I’ve been too busy recently to regularly post to Current Config, and I’ve got a post on Half-Life 2: Episode 1 that’s still cooking, but in the meantime here are three random thoughts I had recently:
In a conversation yesterday with my man Steve, he told me a story about a friend of his who ordered a grape Icee, and was then informed that the flavor was, in fact, not ’grape’, but simply ’purple’. We talked about how great that is and how beautifully self-contained the concept is, etc. Then it occurred to me that we, as a society, have constructed a set of fruit archetypes, or maximally-charactered fruit-flavor types, that have informed our concept of what various fruits should taste like, in parallel to their actual flavor characteristics.
As a society, we’ve kind of encapsulated this concept in our candies, sodas, and artificial fruit beverages. For example, if someone tells us that we can choose between cherry, grape, and orange popsicles, we pretty much know what to expect. We’ve actually created a widely-accepted alternate concept of how cherry ’should’ taste. But the odd part is that we also know how cherries actually taste. This is the key distinction: we ask for cherry soda that tastes like cherry or we ask for a pie with actual fruit in it that tastes like cherries. You never get ’cherries’ Skittles or ’strawberries’ Starburst*. You get ’cherry’ or ’strawberry’. Therein lies the distinction. ’Cherry’ is the Group-Think Over-Flavor and ’cherries’ is the flavor of, well, actual cherries.
I imagine a group of future cultural anthropologists or culinary historians gathering at the Smithsonian in 3006 to discuss the possible reasons why strawberries no longer have the vibrant, sweet flavors remembered in the original recipe for Skittles. Possible explanations given would be pollution, ozone depletion, exposure to dirt and insects, cultural decay. Theories would abound to explain and memorialize the lost ’true’ flavors of fruits, now only captured in the astounding gastronomic wizardry of Hi-C and Fruit by the Foot (notice we still haven’t adopted the metric system).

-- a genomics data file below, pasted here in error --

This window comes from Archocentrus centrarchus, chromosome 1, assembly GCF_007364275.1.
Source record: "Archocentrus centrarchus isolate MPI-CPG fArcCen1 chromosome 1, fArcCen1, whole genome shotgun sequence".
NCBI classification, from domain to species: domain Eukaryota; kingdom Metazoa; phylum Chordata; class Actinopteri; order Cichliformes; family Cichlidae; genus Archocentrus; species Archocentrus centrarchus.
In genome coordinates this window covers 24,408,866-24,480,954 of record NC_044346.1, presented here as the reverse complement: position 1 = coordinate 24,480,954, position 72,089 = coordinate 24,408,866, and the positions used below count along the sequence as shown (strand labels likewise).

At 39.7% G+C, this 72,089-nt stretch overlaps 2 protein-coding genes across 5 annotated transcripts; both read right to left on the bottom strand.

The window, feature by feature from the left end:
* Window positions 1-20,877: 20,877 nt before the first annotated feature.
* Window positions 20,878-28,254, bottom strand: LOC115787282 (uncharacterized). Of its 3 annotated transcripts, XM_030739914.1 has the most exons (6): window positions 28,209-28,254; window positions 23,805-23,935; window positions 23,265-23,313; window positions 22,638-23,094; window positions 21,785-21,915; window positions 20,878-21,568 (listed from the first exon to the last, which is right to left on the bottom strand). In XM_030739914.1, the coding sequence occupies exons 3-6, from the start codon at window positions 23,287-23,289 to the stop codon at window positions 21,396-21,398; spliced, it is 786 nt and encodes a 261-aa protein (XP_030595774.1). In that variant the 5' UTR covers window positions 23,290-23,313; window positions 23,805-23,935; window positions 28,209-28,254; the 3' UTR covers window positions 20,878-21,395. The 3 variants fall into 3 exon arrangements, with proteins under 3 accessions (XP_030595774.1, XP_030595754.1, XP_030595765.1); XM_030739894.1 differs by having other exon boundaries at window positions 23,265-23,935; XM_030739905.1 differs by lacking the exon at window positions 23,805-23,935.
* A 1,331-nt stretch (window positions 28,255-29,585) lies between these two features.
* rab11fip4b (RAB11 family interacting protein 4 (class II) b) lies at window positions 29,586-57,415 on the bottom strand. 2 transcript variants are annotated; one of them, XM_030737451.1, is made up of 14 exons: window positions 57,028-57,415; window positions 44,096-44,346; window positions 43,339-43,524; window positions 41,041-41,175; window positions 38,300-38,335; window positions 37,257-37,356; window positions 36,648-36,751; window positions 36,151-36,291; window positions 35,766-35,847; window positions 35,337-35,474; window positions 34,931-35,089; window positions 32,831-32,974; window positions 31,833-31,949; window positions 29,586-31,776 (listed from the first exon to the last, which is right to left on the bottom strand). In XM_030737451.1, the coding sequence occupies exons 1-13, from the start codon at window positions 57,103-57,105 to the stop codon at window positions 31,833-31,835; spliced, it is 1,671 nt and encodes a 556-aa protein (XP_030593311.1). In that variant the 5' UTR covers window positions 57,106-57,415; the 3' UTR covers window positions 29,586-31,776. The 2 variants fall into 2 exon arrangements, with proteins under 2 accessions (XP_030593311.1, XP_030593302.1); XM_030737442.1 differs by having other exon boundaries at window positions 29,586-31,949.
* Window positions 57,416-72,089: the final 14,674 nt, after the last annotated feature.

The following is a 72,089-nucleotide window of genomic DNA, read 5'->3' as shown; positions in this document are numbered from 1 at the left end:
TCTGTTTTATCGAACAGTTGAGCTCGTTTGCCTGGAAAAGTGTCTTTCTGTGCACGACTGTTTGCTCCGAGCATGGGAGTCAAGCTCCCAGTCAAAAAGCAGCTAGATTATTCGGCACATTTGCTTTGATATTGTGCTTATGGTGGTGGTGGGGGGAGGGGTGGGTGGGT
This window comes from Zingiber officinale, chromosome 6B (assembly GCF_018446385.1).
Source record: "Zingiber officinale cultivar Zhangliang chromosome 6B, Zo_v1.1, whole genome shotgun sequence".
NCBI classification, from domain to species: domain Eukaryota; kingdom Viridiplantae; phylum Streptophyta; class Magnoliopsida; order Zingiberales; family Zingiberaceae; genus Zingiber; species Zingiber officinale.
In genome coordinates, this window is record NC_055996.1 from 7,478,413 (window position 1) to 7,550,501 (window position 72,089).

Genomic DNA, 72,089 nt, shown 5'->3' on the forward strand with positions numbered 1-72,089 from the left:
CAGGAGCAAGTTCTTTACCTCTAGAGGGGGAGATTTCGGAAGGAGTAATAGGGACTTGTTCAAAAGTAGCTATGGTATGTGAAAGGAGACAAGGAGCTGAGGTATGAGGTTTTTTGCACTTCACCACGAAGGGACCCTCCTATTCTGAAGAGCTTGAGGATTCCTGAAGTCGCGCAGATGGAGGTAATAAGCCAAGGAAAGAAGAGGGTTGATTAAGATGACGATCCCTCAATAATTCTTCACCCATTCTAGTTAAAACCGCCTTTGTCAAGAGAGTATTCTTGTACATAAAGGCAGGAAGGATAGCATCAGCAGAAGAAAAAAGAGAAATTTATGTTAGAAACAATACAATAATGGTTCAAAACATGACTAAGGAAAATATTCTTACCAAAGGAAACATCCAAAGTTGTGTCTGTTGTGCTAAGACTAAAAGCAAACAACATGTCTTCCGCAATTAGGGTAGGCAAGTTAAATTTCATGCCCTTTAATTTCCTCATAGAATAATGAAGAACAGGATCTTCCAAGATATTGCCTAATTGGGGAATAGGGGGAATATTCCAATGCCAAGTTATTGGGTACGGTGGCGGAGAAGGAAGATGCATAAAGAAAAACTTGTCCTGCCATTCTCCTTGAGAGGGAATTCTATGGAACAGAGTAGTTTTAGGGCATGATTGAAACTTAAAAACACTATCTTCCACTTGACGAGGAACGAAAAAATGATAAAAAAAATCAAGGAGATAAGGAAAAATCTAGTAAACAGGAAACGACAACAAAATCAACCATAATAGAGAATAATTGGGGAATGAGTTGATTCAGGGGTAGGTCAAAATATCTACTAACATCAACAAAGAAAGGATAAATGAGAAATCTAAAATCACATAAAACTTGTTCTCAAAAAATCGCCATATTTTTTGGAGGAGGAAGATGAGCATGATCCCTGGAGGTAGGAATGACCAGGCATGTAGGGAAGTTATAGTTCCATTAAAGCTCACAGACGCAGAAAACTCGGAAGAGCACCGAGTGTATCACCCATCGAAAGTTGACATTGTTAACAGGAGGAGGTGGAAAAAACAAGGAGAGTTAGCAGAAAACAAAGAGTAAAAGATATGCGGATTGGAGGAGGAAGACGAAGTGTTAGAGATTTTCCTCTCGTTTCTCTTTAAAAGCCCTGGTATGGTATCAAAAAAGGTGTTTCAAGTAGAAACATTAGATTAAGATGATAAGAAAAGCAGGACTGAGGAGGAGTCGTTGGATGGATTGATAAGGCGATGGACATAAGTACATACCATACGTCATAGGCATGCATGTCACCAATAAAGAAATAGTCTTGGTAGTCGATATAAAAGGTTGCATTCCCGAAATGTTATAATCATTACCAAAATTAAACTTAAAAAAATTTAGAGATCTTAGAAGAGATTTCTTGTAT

Rye Bread is a bad loaf. Rye bread is the sucker punch of breads. Now, I’m no bread pansy. I eat an organic wheat loaf with seeds in it. This is the kind of bread made from smaller loaves that fell to it in battle. My wheat bread makes off-road sandwiches. None of that velvety-soft pillow-bread from Wonder Bread for us. But man, I’m tellin’ you, rye bread is some bad loaf. I just don’t get it.
’Evenflow’ is a great name for a medication to relieve monthly bloating and cramps associated with menstruation. I even totally know what song to use in the ads.
*By the way, Mac OS X knows how to spell Skittles but not Starburst. Does this seem wrong to you, too?
Really? I’m drawing a blank. Is there a song called “Keep My Menstruation Moving Along Like The Mighty Mississippi”, performed by Magpie?
For a decade, I’ve been watching the beverage industry trying to color-code raspberry as blue. It’s to the point where you’re not necessarily surprised when you as for raspberry and get something blue, but when you see blue, you don’t think “raspberry.”
You’ve come very far from the white bread eating 18 year old I once knew.
I love the organic or local, co-op shopping man you’ve turned into.
Re. 1: It’s weird isn’t it. Even something as basic as sugar gets twisted. I’ve met people who prefer artificial sweeteners to real sugar. They think the real thing tastes weird.
Re. 2: Rye blows. Period.
Re. 3: Pearl Jam would be proud. Also, skittles is apparently an old English version of bowling, which might explain the spelling thing.
What about pumpernickel? It’s like rye… in fact, it ISA rye… but it’s not. Not really. But sort of.
I can deal with pumpernickel, but only because it’s more of a party bread. It usually comes with dip and those little cheese cubes. It’s never been much of a sandwich bread for me. Also, I had an uncle who loved it and he would give me pumpernickel sticks when we visited, so I think I grew to like it as a kid, by association. But I still don’t ever buy it.
Actually, Mac OS X does know how to spell starburst…at least 10.4.x on this Intel MacBookPro does.
Looks like your MacBook knows something my PowerBook doesn’t, Dan. I suppose I could teach it the word and be done with it, but that feels too much like putting Coca-Cola in a baby bottle to me.
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